The upshot of the above is that the PSC is becoming the body that carries visible hope for the realization of the Pan-African ideal of Pax Africana. On the year of ‘Pan-Africanism and African Renaissance’, this is one reason for celebration, which demonstrates the continuing importance of Pan-Africanism. If one considers the fact that the PSC will be a decade old in March 2014, its impact is indeed something that makes one genuinely hopeful about the possibilities of achieving Pax Africana as an important facet of Pan-Africanism.
…but also challenges
As important and encouraging as this finding of the Annual Review is much of the space is also dedicated to the notable gaps and challenges facing the young continental body. The most notable and widely recognized limitation in the work of the PSC is its heavy dependence on external support for pursuing the implementation of its peace and security agenda. Close to 90% of the funding for AU peace and security activities come from donor countries. The Annual Review warned that ‘without addressing this gap, the PSC will face serious challenges in achieving adequate control over the peace and security agenda of the continent and credibly deliver on its mandate of peace and security in Africa.’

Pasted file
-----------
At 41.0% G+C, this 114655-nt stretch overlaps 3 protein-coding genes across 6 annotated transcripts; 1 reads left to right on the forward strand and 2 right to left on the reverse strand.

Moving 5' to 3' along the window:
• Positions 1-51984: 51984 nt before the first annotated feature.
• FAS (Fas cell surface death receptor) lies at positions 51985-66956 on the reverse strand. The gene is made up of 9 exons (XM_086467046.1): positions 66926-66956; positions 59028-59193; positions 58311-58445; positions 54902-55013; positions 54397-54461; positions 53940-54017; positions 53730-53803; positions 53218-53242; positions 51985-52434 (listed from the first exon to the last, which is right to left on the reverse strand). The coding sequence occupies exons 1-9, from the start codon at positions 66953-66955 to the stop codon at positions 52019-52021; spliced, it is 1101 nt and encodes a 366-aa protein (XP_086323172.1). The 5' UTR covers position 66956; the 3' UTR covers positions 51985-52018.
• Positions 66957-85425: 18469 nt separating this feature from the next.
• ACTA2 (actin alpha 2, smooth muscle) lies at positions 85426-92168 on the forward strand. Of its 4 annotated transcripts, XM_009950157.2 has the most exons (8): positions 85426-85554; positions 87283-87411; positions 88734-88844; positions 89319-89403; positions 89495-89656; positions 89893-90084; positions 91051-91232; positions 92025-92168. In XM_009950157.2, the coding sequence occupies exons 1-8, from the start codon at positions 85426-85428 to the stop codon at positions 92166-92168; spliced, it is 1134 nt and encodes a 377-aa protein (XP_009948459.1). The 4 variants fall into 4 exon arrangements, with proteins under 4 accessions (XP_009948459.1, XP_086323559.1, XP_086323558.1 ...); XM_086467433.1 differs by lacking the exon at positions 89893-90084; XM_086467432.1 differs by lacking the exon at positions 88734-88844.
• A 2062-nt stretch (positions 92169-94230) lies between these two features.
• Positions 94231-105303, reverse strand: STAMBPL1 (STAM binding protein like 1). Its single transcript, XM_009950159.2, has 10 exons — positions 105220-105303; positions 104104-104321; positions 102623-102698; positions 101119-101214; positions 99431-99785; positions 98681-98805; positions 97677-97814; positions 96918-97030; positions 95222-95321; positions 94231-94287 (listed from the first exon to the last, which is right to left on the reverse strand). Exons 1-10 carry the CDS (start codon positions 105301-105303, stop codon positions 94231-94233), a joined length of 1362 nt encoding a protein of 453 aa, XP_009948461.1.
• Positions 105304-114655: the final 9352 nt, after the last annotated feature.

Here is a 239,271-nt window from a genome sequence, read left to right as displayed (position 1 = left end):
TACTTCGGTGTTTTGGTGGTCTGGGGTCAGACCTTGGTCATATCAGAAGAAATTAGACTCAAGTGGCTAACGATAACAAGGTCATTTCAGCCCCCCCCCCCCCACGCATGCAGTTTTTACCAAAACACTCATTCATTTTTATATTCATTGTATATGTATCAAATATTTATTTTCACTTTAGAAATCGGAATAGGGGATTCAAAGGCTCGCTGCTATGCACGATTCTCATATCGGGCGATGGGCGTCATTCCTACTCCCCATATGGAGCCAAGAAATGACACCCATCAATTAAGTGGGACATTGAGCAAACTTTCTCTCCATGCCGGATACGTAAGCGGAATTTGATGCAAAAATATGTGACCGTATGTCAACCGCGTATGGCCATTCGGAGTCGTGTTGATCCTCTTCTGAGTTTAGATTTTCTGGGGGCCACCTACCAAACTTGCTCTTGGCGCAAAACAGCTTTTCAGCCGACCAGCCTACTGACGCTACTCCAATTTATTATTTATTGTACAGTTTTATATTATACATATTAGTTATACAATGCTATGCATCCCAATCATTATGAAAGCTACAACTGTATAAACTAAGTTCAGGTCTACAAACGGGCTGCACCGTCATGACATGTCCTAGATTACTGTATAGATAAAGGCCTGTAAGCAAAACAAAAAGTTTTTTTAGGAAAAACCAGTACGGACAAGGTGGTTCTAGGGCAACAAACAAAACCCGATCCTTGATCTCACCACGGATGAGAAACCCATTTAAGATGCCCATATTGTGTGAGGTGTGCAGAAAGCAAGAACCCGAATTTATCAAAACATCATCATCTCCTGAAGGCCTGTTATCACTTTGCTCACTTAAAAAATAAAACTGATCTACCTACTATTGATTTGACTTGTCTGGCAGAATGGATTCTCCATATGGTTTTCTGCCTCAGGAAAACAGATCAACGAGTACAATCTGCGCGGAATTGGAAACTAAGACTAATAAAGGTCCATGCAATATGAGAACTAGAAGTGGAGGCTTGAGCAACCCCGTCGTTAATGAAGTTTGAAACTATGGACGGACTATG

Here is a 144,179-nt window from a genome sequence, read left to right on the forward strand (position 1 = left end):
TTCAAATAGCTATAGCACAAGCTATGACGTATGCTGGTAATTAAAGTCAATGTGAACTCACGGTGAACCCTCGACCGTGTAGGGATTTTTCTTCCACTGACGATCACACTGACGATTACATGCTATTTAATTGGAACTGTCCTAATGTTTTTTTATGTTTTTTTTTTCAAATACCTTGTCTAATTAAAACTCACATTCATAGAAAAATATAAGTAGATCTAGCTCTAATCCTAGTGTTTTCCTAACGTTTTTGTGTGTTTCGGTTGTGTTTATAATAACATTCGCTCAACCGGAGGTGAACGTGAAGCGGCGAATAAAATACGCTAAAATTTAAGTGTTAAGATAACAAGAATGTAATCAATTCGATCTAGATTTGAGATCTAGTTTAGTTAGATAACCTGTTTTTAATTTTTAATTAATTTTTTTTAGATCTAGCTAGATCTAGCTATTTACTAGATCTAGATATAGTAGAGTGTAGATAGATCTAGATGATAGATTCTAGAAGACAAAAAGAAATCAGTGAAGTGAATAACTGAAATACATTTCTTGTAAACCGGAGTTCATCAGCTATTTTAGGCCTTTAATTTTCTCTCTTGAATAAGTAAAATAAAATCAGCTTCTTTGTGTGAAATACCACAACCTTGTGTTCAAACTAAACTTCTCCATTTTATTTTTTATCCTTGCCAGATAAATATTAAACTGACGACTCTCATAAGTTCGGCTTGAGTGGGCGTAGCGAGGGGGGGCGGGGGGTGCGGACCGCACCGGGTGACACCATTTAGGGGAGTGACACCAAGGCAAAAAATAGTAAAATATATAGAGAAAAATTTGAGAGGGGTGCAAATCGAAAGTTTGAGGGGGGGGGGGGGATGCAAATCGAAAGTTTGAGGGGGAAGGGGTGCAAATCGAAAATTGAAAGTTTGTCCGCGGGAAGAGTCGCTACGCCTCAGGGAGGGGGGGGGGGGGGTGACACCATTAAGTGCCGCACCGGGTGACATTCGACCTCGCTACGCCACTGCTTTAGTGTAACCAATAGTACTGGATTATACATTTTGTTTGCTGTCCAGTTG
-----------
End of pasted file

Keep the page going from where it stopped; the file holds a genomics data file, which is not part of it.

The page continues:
The Review also pointed out that there is huge gap between the nature and scope of the mandate entrusted to the PSC and what it can realistically carry out. This is partly an issue of capacity. Significantly, however, it is a function of the will of member states and the weaknesses that characterize them. It is not always the case that the national interests of different members of the PSC are coherent and reconcilable and this is reflected in the weak or total lack of consensus among member states which frustrates the deployment of the right response and doing so in a timely manner. As highlighted in the Review, this was manifested in the case of Mali for example.
One other issue noted in the review was the bias of the PSC to use conflict management and conflict resolution tools with little focus on conflict prevention tools. This is reflected in what I call ‘the fire-fighting approach’ that dominates the work of the PSC. This means that the PSC either lacks the capacity or required tools to deal with the underlying causes of conflicts or crisis. This is particularly the case with respect to what the Review called governance related issues. The consequence of this is that without being in a position to address the root causes of political crisis in Africa, the real risk of new conflicts breaking out (Mali) and old ones starting up again (DRC and CAR) is something that the PSC cannot avoid despite its existence.